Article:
Package Counts

If you look at just about any feed site, usually one of the first things listed is the number of packages. You can see it on NuGet and Some years ago, NPM used to have it but it's been taken off since I noticed it.

The number of packages is a selling point for developers. It makes a large number to indicate the vitality of an ecosystem or the general excitement of the language.

The problem is those counts are an example of Goodhart's Law:

When a measure becomes a target, it ceases to be a good measure.

With self-serve feeds, the number of packages is unbounded and functions less of an indication of a thriving system and more of a simple function of time. There are a number of reasons for this, most of them predictable.

What the package counts try to sell is the number of “high quality” packages, ones that provide additional functionality or extend services. That is more difficult to quantify, simply because “quality” is subjective.

Don't Repeat Yourself (DRY)

We have a term for writing the same code over and over again, Don't Repeat Yourself which is why we end up creating packages when the language fails to provide them.

Almost every language comes with a “base library” of features. It might be included or is baked into the language. For systems that provide relatively few functions, developers end up creating packages to support it.

Probably the most famous would be left-pad which just added space or zero padding to a string in JavaScript. The key part is that JavaScript didn't, until recently, provide a way of doing left pad easily. So it would be up to developers to create their own. This means there were various that used loops with buffers next to implementations that concatenated strings with substring.

Not Invented Here (NIH)

There are two aspects of Not Invented Here. The first are developers who want a favored tool or library but in a new language. This is things like log4net, log4perl, and log4r. They have their place but as the derivative library evolves with the language, it deviates from the source materials. Knowing log4j doesn't mean you know all the details of log4net.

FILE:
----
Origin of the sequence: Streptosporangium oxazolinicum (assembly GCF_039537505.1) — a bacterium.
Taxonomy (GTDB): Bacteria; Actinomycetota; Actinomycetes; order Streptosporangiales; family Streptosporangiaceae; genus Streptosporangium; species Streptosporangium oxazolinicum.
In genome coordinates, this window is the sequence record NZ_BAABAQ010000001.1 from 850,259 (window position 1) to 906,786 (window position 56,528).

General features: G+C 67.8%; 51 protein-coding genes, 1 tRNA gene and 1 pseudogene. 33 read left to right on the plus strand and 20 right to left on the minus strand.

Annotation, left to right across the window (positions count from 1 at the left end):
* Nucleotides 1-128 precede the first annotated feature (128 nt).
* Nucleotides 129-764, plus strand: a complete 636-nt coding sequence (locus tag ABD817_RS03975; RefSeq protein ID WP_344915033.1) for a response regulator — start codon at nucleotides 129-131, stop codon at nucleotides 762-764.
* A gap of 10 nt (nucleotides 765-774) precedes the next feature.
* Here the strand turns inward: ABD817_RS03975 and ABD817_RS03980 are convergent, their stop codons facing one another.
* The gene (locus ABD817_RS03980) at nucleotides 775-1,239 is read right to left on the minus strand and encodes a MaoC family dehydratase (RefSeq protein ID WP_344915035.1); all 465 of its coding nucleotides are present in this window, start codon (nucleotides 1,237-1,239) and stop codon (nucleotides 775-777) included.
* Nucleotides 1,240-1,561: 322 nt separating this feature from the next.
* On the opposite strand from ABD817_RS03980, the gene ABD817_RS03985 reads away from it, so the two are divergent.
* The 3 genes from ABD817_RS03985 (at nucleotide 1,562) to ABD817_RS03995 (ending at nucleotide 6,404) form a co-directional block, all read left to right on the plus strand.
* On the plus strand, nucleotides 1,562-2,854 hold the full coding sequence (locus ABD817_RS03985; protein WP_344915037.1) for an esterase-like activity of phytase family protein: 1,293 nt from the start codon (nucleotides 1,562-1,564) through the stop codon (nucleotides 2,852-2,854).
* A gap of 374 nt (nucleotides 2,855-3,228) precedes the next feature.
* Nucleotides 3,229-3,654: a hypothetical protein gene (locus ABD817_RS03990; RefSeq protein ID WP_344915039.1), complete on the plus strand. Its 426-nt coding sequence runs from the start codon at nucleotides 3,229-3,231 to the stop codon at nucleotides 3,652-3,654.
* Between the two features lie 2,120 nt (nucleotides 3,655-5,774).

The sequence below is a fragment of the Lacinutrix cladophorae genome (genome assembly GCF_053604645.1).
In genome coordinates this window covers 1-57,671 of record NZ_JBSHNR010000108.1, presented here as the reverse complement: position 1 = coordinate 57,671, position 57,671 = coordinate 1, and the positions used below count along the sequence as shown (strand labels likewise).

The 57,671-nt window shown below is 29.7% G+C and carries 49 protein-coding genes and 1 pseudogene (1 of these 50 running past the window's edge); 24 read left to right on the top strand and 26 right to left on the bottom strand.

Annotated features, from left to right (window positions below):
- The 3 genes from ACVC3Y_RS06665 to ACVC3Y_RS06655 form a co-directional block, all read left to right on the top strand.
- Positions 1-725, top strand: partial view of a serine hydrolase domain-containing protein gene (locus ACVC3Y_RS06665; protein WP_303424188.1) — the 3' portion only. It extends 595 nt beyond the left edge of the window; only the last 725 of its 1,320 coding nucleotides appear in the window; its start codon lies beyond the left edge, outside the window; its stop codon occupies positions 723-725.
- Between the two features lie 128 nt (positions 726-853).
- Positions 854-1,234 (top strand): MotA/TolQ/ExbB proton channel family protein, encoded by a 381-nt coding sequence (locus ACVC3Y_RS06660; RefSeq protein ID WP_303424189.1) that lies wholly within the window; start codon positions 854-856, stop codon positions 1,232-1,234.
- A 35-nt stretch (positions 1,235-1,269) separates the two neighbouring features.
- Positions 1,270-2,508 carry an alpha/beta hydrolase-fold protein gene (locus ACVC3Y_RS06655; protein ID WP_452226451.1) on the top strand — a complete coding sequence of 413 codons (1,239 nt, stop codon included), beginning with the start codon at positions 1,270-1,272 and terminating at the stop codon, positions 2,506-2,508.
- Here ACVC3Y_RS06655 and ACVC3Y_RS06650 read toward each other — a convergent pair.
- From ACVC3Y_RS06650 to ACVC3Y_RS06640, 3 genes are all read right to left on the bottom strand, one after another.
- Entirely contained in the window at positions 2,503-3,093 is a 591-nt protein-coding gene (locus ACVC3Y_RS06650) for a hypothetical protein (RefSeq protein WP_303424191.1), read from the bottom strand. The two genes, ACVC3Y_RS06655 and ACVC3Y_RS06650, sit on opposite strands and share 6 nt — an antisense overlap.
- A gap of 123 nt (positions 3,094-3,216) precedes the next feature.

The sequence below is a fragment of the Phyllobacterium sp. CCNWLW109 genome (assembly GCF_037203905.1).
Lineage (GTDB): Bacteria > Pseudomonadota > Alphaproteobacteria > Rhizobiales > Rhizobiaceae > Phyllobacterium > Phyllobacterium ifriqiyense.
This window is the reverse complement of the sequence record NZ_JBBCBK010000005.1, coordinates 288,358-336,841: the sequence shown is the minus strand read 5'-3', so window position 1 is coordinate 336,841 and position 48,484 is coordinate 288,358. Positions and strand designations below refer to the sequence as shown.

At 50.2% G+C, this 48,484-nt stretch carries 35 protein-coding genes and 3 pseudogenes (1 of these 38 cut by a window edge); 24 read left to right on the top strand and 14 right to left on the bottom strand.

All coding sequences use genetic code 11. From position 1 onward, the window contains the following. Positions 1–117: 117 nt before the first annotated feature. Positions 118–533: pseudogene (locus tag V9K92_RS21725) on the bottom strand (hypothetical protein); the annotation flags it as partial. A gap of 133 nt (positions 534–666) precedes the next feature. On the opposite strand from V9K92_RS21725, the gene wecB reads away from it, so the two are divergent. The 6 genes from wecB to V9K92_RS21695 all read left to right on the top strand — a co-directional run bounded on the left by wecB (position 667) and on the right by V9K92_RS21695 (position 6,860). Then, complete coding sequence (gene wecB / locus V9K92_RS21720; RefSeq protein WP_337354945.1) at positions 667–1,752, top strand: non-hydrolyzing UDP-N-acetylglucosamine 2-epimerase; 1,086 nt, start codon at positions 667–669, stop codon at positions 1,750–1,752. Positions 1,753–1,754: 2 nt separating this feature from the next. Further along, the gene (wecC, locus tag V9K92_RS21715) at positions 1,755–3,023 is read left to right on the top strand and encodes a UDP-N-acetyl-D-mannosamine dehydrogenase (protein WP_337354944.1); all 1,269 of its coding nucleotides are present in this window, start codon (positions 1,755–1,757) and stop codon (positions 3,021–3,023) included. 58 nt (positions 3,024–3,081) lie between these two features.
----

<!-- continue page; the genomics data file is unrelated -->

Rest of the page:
Some languages try to consolidate that by providing an “official” method of common functionality. A good example is Microsoft.Extensions.Logging and Rust's log crate (log isn't officially, but it came in close enough that it is effectively such).

From my experiences, providing those official interfaces near the beginning have a significant impact in reducing the number of packages. Rust still has a number of logging libraries, but almost all of them funnel through the log crate abstraction.

Base or Standard Libraries

There are some arguments that languages should provide more as part of their base or standard library. Delphi, .NET Framework, and Java have rather extensive BCLs which significantly reduce the number of packages.

However, there is also a drawback to this approach. A BCL is a foundation of a library, functionality that cannot disappear on a whim or even over a ten year period for a mature language. It creates a resistance to change and increases the maintenance for the language itself.

A good example is java.awt (Abstract Window Toolkit). Almost everything uses Swing since Java 1.2 but the AWT remains in the language as a legacy library. It has to be maintained much like the .NET Framework's various System.* packages have to be maintained.

Near to my heart was WebForms in the .NET Framework. I support a WebForms project and it is intimately tied into the BCL and the language. So when WebForms didn't move to .NET Core, I'm left with a product that is nearly impossible to keep with evolution.

I don't think we have a good word for these libraries, but the extension libraries (ECL) work well when they are implemented by the core language but are not integrate to the language and have a well defined life cycle even if the life cycle is “currently recommended with no end-of-life in sight.”

Reinventing the Wheel (RTW)

In my early (okay, still) development career, I suffer from a need to reinvent the wheel. I wrote at least three command-line parsing libraries that worked the way “I want” or did the features I wanted. It took a conscious effort to focus on an existing one, even if it failed in some manner. That is why I used CommandLineParser in C# for so many years and then eventually gravitated to System.CommandLine (despite both of them being still fluid).

As developers, we create endless copies of our version. I made MfGames.Templates to take ideas from WebForms and JSP pages to make a string templating system that let me write C# code. Now, we have Razor pages that do the same thing. But I still took the months to make it because it was a puzzle, it was fun, and I liked making it. If NuGet was around at the time, I would have no doubt have pushed it up in hopes someone would use it.